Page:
Monday, December 10, 2012

Tommy's Take on Justice Wheels #1, #2 and #3.


Justice Wheels #1: Black Scarab

WHAT YOU SHOULD KNOW: The first in the Justice Wheels series for ICONS by Fainting Goat Games, it includes a character (Black Scarab) and his car (F.A.L.C.O.N.). With art provided by Scott Harshbarger, both the car and the character looks fantastic. Black Scarab is essentially a much cooler looking Moon Knight, with a villain variant that has him going all Azrael and thinking the only way to save the world is to burn it down. Fine line between justice and vengeance. Perhaps most importantly, it provides crunchier vehicle rules, as well as chase rules, or teams buying the Vehicle power as a group. There's even a handy chart to compare movement powers (fliers getting a bonus to escape burrowers, for instance). Finally, the PDF includes a printable cutout for both Black Scarab and his car.

WHAT WORKS: If you want more vehicle rules, this is fantastic. Black Scarab is a cool Moon Knight twist, and the villain variant is interesting enough that I would put him to use in a supers game, easily. Great art.

WHAT DOESN'T WORK: At 50 cents, there's not much to complain about. The ultra crunchy rules are not a great fit for ICONS, but that's not surprising as it's not an ultra crunchy game.

CONCLUSION: My understanding is that the Vehicle rules here are supposed to show up in...Team-Up, I believe. The art is great, the character is interesting...really, the biggest complaint is that you'll need to buy it with something else in order to avoid the small order surcharge from One Book Shelf.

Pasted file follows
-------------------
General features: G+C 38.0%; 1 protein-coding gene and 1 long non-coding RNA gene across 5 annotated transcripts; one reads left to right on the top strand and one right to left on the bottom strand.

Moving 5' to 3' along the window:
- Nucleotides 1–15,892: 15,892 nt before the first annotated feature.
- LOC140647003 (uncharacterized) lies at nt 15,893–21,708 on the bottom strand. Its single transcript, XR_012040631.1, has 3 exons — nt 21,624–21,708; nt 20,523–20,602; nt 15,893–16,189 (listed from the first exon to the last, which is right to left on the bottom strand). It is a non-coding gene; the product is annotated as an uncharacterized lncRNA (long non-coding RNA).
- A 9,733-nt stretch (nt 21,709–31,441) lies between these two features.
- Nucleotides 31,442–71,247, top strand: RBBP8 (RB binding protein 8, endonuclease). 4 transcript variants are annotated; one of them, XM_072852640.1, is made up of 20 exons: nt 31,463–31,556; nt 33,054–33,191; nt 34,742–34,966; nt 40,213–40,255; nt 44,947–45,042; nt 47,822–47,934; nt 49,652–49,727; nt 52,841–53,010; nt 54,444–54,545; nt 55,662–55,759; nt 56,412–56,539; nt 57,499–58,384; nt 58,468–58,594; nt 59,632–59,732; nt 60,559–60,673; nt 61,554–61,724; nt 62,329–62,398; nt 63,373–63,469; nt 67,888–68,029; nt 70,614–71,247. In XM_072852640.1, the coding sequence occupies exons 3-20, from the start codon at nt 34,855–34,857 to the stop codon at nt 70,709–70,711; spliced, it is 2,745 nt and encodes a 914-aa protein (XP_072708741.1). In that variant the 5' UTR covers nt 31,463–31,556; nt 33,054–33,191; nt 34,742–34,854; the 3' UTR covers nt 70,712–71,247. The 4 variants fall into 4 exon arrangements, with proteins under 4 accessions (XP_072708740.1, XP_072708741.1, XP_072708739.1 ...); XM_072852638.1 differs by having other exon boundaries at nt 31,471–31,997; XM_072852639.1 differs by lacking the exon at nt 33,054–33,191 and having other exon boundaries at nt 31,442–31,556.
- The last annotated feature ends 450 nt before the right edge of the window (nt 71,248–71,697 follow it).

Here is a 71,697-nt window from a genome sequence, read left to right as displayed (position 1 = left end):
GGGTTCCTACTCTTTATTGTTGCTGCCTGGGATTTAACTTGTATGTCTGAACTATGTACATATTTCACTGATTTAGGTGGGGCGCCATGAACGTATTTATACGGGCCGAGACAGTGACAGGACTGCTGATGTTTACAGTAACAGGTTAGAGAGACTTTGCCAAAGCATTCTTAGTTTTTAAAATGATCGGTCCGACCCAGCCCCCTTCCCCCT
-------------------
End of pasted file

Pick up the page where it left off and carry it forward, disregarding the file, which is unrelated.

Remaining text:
Justice Wheels #2: The Auguste Anarch

WHAT YOU SHOULD KNOW: The August Anarche is the second Justice Wheels release, featuring a character and their vehicle, and comes across a lot like The Joker if he were built like Kingpin. He has enemies in both the police and mafia, because he's trying to make his mark in the underworld, and he has a sweet, sweet roadster. The hero variant recasts him as a modern day Robin Hood, making his stat block continue to work completely unaltered. The vehicle rules from volume #1 are reprinted in #2, so you don't need #1 in order to use #2. You also get a printable stand up of the August Anarche and his roadster.

WHAT WORKS: The hero/villain twist works out well once more, and August Anarche being inspired by the Joker but having a few tweaks isn't bad. It is nice that the rules are included here as well, in case you want to jump in here instead of volume 1.

WHAT DOESN'T WORK: Half the product is reprinted material (the veihicle and chase rules), but one could argue that's as much a pro as a con.

CONCLUSION: If you just want the rules, get The Black Scarab...it's $1 cheaper. Otherwise, it's a really good, low cost pick-up. Scott Harshbarger again provides the art, and it looks great, though I prefer Black Scarab's art over Auguste Anarch, if I had to pick just one.

Justice Wheels #3: Bluejay

WHAT YOU SHOULD KNOW: You know the deal by now...a character and their vehicle. This becomes the first release to feature an aerial vehicle instead of a car, as we get Bluejay and his Golden Eagle airship. Adrian Smith provides the art this time, and it's very good, though lacking a bit of punch that Scott Harshbarger's first two releases had. Bluejay is the weakest concept thus far, being a boy genius who won the lottery and decided to build an airship to fight crime. He has villain version where he steals the material for his airship and decides to take revenge on everyone that doubted his intellect. An adventure hook for the villain version is provided, as well as the Vehicle rules and cut outs of the character and vehicle.

WHAT WORKS: The links inside this document are clickable, whereas they weren't in the past, and the layout looks a bit better. It is a welcome sight to see a non-car vehicle utilized in the Justice Wheels set.

WHAT DOESN'T WORK: Neither the hero nor the villain version of Bluejay clicks as well as the Black Scarab or the August Anarche did.

CONCLUSION: Better technical improvement to the PDF compared to the first two, even if the creative end falls a bit shorter this time. The vehicle proves to be the most interesting part of this release, showing off the range of the Vehicle rules. Now we just need a Wizardry (Gadgets)-like allowance for multiple vehicles, ala Batman.